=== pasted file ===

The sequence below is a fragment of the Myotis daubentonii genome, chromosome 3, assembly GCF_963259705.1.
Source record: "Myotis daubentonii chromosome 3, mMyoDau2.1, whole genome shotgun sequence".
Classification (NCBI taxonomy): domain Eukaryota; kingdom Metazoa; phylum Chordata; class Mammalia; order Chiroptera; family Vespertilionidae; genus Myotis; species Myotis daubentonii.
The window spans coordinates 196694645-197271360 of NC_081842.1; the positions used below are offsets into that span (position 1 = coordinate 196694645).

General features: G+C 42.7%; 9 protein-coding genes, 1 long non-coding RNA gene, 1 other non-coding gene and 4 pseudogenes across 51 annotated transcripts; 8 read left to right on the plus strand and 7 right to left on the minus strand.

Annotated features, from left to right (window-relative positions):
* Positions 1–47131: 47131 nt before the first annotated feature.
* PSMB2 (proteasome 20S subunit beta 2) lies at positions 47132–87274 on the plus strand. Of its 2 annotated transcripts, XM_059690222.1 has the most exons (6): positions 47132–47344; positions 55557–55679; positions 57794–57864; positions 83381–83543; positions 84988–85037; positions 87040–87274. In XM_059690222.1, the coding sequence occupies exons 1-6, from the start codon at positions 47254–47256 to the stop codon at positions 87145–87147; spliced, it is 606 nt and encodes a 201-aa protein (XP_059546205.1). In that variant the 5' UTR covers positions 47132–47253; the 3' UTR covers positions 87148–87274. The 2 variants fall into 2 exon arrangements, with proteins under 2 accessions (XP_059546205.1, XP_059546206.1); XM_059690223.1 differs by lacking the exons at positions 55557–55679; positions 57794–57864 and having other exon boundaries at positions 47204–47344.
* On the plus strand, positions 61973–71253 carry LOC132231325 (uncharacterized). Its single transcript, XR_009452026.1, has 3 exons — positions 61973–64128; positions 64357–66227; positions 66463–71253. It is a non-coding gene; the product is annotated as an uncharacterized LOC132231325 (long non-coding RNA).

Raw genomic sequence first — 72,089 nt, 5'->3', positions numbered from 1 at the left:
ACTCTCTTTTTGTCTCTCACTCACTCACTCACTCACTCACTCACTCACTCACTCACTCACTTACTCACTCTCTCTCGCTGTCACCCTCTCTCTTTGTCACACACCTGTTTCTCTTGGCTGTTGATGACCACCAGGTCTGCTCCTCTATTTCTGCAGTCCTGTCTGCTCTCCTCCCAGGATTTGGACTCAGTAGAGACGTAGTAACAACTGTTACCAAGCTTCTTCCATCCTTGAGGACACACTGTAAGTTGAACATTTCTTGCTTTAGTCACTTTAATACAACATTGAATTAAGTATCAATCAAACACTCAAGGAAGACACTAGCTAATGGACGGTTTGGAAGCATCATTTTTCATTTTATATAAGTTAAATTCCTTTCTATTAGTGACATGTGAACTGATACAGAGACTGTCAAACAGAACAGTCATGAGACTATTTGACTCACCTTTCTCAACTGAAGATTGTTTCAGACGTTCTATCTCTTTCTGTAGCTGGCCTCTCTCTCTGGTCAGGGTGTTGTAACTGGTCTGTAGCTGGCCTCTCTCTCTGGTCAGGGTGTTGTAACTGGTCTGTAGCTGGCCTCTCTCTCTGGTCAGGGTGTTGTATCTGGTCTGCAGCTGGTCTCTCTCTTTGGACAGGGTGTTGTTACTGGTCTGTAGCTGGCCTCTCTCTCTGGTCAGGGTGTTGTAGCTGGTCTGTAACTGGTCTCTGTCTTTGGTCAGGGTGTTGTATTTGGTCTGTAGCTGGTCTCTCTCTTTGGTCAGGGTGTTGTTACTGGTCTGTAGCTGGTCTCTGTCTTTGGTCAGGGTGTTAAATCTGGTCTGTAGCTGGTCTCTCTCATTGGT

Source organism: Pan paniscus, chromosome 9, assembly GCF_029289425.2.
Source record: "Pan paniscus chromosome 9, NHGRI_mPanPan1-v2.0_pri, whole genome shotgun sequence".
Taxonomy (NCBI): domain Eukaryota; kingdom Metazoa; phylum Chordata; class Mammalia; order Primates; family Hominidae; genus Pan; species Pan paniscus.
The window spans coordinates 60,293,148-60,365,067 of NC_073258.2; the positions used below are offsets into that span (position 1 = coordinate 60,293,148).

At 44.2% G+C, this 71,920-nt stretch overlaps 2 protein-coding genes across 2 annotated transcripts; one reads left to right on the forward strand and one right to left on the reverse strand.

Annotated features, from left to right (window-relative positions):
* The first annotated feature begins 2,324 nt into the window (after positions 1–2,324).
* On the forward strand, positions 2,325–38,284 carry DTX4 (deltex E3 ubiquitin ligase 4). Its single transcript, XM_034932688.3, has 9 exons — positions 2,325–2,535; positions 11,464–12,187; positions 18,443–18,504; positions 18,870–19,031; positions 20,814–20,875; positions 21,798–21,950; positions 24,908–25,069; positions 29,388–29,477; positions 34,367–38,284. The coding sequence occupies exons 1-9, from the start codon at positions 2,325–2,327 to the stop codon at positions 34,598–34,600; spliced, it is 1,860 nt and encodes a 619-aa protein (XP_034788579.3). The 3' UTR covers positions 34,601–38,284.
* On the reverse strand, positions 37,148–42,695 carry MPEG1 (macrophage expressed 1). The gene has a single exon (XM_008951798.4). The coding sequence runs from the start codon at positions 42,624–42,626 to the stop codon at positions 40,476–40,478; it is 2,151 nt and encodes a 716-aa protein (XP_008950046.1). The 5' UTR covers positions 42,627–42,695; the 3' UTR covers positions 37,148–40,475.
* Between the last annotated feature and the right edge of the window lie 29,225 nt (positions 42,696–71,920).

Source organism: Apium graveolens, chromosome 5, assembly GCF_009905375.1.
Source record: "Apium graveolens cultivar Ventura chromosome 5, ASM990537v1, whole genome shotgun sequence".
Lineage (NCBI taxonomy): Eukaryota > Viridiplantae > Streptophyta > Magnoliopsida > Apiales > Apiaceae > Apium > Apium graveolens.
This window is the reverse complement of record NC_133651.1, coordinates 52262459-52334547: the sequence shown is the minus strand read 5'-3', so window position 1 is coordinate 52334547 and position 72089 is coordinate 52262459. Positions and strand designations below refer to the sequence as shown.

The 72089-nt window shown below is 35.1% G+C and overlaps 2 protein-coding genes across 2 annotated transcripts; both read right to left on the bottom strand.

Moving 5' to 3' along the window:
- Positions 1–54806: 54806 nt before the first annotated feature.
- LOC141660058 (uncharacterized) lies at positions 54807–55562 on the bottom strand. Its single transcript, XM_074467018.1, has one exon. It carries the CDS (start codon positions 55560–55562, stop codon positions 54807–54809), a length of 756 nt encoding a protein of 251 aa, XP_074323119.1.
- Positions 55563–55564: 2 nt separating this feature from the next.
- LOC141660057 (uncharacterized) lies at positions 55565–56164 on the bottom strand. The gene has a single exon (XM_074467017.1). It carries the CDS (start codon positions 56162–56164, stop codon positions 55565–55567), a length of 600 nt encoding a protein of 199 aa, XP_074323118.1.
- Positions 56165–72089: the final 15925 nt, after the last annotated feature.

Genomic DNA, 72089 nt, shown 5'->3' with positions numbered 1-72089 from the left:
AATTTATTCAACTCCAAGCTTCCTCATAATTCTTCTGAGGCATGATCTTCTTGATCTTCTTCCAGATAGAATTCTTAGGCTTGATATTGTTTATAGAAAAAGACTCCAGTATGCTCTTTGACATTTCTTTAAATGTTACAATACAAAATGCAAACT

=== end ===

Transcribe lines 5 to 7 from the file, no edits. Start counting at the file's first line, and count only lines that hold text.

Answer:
General features: G+C 42.7%; 9 protein-coding genes, 1 long non-coding RNA gene, 1 other non-coding gene and 4 pseudogenes across 51 annotated transcripts; 8 read left to right on the plus strand and 7 right to left on the minus strand.

Annotated features, from left to right (window-relative positions):
* Positions 1–47131: 47131 nt before the first annotated feature.